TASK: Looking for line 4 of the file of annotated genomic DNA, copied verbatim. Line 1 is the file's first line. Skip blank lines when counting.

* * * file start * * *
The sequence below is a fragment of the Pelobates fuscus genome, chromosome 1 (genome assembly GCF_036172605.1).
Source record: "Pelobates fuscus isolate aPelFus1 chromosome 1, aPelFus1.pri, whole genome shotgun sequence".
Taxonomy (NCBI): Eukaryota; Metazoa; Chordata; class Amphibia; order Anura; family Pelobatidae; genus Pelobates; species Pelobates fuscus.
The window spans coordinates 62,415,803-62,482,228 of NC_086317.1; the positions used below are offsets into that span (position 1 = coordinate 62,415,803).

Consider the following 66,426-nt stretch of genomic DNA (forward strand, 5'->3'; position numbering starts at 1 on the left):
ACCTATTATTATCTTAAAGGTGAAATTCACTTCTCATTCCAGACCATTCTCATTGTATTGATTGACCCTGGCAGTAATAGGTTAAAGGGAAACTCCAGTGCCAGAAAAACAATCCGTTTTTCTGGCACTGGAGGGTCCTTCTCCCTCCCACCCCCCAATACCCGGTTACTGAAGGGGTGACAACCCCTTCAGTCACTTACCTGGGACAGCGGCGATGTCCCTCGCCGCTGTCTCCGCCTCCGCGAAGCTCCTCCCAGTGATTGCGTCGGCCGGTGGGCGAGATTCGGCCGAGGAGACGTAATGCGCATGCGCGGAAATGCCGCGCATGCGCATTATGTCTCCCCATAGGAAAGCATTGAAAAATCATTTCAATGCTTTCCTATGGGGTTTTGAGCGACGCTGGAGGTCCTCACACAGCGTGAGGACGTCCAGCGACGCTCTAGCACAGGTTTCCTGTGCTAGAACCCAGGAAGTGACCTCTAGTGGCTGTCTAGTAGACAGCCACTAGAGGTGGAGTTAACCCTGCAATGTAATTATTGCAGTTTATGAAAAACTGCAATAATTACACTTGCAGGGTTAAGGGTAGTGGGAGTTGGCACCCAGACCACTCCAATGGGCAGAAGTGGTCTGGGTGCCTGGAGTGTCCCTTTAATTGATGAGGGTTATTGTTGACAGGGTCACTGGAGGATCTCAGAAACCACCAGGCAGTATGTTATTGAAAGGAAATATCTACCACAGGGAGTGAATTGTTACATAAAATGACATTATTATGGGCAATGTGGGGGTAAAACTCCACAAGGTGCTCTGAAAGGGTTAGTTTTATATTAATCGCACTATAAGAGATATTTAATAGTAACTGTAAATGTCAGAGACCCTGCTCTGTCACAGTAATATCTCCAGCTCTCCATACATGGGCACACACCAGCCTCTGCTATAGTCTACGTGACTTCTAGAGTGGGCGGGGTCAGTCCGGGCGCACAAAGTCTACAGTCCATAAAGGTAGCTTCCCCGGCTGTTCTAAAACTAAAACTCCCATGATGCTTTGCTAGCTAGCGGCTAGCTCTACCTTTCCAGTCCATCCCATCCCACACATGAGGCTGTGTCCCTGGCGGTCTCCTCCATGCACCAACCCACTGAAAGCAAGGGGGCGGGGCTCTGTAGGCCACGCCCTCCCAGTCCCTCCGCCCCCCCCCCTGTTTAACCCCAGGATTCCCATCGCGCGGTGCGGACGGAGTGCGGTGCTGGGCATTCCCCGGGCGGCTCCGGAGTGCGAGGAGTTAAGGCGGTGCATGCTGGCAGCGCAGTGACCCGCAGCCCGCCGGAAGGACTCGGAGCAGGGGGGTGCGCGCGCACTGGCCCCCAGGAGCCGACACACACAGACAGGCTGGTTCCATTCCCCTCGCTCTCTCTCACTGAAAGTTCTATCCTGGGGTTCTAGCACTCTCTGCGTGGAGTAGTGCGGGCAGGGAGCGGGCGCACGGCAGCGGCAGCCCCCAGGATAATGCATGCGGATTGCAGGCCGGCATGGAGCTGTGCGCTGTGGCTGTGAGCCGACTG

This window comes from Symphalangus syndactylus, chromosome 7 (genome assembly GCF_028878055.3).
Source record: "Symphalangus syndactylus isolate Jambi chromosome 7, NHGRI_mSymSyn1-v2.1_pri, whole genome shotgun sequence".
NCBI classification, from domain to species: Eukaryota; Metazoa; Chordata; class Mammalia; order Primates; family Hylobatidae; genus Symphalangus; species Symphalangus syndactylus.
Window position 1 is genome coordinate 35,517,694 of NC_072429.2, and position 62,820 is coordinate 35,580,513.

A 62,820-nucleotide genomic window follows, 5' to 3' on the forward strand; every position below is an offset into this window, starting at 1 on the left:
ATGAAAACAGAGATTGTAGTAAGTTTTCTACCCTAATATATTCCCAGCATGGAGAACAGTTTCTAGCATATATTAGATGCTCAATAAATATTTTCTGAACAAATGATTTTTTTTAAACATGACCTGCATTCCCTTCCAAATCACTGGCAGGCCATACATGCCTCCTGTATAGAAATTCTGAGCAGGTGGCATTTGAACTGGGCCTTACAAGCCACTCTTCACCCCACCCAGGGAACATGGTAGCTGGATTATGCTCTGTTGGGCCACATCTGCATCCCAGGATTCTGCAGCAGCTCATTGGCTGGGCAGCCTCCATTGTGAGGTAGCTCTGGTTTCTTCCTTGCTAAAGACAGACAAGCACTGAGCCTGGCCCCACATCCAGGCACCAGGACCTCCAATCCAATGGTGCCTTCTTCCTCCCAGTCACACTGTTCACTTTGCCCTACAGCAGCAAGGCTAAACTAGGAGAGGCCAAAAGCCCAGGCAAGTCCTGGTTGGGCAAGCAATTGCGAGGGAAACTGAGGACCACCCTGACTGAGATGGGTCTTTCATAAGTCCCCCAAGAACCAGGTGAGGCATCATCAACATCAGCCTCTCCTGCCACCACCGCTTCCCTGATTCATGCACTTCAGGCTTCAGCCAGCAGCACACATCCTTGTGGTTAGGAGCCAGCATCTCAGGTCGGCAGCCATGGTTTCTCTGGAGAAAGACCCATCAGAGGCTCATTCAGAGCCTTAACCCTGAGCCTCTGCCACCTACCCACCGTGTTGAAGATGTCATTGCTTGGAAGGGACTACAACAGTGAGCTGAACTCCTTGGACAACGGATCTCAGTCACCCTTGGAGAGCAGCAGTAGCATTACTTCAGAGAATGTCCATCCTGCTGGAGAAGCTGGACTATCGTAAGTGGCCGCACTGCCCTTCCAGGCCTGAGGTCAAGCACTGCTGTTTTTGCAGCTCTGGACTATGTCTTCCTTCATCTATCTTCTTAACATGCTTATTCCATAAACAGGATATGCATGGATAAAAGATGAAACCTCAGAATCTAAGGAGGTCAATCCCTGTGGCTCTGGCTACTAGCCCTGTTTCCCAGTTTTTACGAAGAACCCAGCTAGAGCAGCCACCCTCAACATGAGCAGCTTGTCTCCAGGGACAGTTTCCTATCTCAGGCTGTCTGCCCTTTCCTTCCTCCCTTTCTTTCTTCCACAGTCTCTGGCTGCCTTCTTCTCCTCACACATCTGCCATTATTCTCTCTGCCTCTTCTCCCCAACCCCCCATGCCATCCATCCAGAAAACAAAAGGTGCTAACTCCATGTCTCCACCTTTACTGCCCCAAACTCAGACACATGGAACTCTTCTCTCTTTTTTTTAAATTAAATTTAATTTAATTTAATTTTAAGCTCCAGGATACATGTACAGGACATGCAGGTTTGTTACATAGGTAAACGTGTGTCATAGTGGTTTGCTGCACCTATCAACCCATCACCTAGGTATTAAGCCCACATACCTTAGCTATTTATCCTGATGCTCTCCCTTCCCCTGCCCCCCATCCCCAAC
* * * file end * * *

The window spans coordinates 62,415,803-62,482,228 of NC_086317.1; the positions used below are offsets into that span (position 1 = coordinate 62,415,803).